How Much Debt Is Too Much Debt? 5 Signs You Should Consider Bankruptcy

About Me
Recovering from a Business Failure

I’ve always admired entrepreneurs. Because of the financial risks they take, I think they are courageous people. Due to my timid nature, I never imagined I’d be one myself. But, after leaving a successful career in accounting a few years ago, I decided to launch my own home based business. So far, I’ve enjoyed success in this amazingly rewarding venture. Sadly, many entrepreneurs don’t experience the same type of success I’ve found. If they operate sole proprietorship or partnerships, their personal assets are often at risk when their business interests fail. On this blog, you will discover how a bankruptcy attorney can help a business owner who can’t pay his or her business debts.


How Much Debt Is Too Much Debt? 5 Signs You Should Consider Bankruptcy

21 July 2018
 Categories: , Blog

If you feel like you're treading water with your debt, it may be that you just have too much of it. It may be time to declare bankruptcy. Of course, bankruptcy is a drastic step, so it isn't one to take lightly. Here are a few signs it might be right for you.

1. Your Debt Isn't Going Down

Are you paying minimum payments on your debts? If so, it's likely that your debt isn't going down at all, or is going down minimally every month. If you aren't making any headway on your debt balances, you could be left paying it off forever.

2. Your Credit Rating is Poor

The primary impact of bankruptcy will be damaging your credit score. If your credit score is already very bad, there's very little reason to avoid declaring bankruptcy. Your credit score will slowly improve after declaration.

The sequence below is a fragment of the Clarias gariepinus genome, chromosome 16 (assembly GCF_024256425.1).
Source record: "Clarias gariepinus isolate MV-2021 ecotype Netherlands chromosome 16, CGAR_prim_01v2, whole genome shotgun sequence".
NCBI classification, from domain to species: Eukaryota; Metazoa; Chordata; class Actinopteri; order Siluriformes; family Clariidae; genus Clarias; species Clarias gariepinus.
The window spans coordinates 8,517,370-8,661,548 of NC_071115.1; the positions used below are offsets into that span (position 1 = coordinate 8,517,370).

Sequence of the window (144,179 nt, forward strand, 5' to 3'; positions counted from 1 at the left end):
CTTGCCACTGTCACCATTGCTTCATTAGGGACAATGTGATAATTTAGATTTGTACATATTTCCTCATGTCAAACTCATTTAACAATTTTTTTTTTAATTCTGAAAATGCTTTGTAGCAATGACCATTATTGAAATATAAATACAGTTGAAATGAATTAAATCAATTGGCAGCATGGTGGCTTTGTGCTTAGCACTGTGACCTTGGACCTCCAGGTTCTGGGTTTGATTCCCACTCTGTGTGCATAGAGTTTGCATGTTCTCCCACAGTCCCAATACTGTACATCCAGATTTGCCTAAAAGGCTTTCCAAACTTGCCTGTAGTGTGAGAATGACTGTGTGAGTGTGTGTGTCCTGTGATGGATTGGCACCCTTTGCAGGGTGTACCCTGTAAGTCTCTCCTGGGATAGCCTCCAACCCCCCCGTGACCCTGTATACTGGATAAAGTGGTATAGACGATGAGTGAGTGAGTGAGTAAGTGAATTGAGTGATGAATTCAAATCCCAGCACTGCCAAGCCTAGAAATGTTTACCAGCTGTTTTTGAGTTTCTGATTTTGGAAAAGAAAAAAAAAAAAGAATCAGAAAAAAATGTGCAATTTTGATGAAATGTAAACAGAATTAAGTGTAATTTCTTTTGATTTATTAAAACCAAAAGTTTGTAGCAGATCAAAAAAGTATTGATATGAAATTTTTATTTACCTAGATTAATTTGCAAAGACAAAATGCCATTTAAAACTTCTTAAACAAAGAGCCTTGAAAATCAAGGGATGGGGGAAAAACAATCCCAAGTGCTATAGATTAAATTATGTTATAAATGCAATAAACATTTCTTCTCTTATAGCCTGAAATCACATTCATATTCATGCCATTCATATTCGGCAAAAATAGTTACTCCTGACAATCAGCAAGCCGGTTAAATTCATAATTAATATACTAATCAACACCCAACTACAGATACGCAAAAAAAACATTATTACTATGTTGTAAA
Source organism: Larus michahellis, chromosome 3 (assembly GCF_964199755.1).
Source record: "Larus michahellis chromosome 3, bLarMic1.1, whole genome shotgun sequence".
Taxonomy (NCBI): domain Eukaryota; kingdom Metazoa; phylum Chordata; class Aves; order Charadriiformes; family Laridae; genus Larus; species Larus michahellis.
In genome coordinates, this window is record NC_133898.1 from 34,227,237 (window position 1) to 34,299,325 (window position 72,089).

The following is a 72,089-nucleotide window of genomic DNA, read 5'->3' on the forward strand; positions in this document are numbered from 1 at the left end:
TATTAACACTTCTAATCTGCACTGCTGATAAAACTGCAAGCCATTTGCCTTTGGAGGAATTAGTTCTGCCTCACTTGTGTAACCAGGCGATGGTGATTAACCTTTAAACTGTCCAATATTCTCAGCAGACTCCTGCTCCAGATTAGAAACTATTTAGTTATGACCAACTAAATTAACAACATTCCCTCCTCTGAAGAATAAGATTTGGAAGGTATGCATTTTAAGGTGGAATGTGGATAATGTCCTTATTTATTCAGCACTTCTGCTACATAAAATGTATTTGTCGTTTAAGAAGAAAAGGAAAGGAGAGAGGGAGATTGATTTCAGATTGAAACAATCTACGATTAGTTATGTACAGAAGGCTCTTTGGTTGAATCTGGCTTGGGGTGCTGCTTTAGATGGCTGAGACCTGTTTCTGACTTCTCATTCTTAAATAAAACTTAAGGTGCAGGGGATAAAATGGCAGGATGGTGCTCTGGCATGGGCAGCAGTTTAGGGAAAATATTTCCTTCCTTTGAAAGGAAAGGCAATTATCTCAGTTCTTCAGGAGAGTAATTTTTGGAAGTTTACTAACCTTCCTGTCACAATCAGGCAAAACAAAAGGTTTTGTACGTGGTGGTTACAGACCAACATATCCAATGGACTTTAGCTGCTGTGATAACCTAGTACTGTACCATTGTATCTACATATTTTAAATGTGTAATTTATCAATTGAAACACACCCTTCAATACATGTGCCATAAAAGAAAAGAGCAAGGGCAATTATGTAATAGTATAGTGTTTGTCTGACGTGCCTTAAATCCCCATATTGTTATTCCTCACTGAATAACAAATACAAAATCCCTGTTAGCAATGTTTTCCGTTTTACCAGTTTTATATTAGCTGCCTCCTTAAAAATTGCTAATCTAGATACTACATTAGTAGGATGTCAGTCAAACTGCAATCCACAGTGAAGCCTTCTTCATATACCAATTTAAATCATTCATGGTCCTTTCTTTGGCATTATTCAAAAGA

3. Your Debt is Unsecured

Debt such as mortgages, car loans, and school loans are considered "good debt." They usually don't count against your credit score significantly and can be seen as good by creditors. Debt like personal loans and credit cards are "unsecured" debt. They're bad debts that will adversely impact you. It's better to wipe these debts out entirely.

4. Your Interest Rates Are High

If you're paying over 20% in interest on your credit cards, you're losing a lot of money every year just by not paying off the debt. This is money you could be saving and setting aside if you declare bankruptcy. Even if your credit score may be damaged, you'll be able to build up cash reserves over that time, and potentially buy a home in the future.

5. You Don't Have Assets to Protect

A bankruptcy does usually require the liquidation of any assets that you have. However, if you only have one car and one house, you'll likely be allowed to keep them. On the other hand, if you have some other significant assets, such as a personal business, multiple cars, or multiple houses, declaring bankruptcy is a more significant step. It could still be the right choice, but it will have greater consequences on your life.

What are the consequences of declaring bankruptcy? In actuality, most of the consequences of declaring bankruptcy will be fairly minimal after the first few years, with the bankruptcy itself dropping off your record after seven years. You can begin the process now towards a better financial future. For more information, contact your local bankruptcy attorney.